Richmond City Health District


The Richmond City Health District offices and clinical services will be closed on December 24 and 25, 2018 for the Christmas holiday. Also, we will be closed on December 31, 2018 for the New Year holiday.


Opioid Crisis

Opioids are a class of drugs that include the illegal drug heroin, synthetic opioids such as fentanyl, and pain relievers available legally by prescription, such as oxycodone (OxyContin®), hydrocodone (Vicodin®), codeine, morphine, and many others.

Every day, more than 115 people in the United States die after overdosing on opioids. The misuse of and addiction to opioids—including prescription pain relieversheroin, and synthetic opioids such as fentanyl—is a serious national crisis that affects public health as well as social and economic welfare. The Centers for Disease Control and Prevention estimates that the total "economic burden" of prescription opioid misuse alone in the United States is $78.5 billion a year, including the costs of healthcare, lost productivity, addiction treatment, and criminal justice involvement.

More Opioid  Information

TRAINING RESIDENTS TO BECOME RESCUERS

Persons who complete the REVIVE training are given knowledge and resources needed to save a family member or friend who has overdosed on opioids. REVIVE! is helping people learn how to recognize and respond to opioid overdose emergencies by administering naloxone.


Current Highlights

 

Food Safety Tips for the Holidays

Feasting with family and friends is part of many holiday celebrations.  Click here for some simple tips to keep safe from food poisoning, or foodborne illness, during the holidays.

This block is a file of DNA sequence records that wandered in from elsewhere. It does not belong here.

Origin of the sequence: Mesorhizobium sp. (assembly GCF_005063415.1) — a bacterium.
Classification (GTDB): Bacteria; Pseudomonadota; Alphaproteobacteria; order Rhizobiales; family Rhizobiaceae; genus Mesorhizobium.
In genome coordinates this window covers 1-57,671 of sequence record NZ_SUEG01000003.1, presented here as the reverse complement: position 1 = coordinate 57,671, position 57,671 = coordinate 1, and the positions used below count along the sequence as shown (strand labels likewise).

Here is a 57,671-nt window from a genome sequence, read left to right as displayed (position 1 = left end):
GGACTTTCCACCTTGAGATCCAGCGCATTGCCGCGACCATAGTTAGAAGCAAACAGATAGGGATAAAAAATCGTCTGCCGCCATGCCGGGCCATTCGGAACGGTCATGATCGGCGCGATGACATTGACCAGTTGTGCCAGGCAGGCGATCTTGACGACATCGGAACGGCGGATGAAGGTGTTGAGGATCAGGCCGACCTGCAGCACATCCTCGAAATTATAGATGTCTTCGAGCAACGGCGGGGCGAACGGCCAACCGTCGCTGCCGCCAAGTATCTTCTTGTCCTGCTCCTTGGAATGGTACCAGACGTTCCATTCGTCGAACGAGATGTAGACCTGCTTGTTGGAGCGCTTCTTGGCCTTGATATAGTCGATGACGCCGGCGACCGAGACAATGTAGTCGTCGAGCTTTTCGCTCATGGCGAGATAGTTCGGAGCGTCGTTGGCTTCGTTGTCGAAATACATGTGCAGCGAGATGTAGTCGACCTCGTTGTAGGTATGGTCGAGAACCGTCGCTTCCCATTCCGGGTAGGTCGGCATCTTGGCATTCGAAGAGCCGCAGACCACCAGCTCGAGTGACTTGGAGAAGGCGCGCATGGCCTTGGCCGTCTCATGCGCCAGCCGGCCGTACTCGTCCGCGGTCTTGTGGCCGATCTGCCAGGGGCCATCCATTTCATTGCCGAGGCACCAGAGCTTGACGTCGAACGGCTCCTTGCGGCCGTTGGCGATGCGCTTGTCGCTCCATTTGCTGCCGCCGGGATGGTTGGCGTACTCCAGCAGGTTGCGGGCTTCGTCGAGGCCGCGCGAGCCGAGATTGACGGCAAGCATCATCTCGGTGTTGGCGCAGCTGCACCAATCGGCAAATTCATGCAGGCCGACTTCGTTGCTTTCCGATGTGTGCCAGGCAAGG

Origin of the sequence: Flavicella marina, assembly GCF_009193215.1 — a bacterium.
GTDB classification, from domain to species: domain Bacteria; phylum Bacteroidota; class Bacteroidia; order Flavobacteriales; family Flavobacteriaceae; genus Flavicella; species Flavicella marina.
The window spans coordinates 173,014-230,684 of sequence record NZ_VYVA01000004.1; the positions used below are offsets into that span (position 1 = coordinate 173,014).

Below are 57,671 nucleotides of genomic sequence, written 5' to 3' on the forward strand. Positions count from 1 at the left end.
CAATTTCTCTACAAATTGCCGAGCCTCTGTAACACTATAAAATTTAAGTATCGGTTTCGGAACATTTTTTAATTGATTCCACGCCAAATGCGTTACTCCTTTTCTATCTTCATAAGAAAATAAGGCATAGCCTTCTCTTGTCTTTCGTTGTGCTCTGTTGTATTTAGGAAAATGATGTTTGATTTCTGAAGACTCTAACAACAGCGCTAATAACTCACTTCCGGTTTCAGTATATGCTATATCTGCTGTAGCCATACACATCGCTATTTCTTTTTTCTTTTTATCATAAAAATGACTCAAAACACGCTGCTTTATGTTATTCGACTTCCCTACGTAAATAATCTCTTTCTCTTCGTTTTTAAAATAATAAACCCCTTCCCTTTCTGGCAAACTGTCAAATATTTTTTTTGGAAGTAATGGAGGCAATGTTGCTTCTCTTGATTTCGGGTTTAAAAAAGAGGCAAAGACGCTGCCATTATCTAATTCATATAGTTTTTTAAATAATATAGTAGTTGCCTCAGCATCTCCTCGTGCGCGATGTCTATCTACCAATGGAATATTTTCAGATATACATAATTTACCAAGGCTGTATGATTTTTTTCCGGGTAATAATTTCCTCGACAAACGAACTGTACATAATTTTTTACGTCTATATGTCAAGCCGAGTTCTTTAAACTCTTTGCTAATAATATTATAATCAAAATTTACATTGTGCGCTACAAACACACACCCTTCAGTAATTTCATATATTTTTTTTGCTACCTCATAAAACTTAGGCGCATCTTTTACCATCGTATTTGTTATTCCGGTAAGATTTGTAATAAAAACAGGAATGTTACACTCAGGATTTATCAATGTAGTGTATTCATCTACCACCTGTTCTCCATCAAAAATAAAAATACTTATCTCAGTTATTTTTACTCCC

Holiday Health and Safety Tips

The holidays are a great opportunity to enjoy time with family and friends, celebrate life, to be grateful, and reflect on what’s important. They are also a time to appreciate the gift of health. Here are some holiday tips to support your efforts for health and safety this season. Click here to learn more.

What You Should Know for the 2018-2019 Flu Season

Getting a flu vaccine every year is the best way to protect yourself and your family from flu and its potentially serious complications. CDC recommends that everyone 6 months and older get vaccinated by the end of October.

What is new this flu season?

• Flu vaccines have been updated to better match circulating flu viruses
• Any licensed, age-appropriate flu vaccines are recommended
• The nasal spray flu vaccine (LAIV) is again a vaccine option. Ask your health care provider about what vaccine is right for you

Learn more about what’s new for the 2018-2019 flu season.

Click here for information on Health Fairs, Outreach and Speaker Request Form,  STI Evening Screening Clinic, Food Safety Training, WIC, Tobacco Free Schools, My Meal Detective and Refugee Program.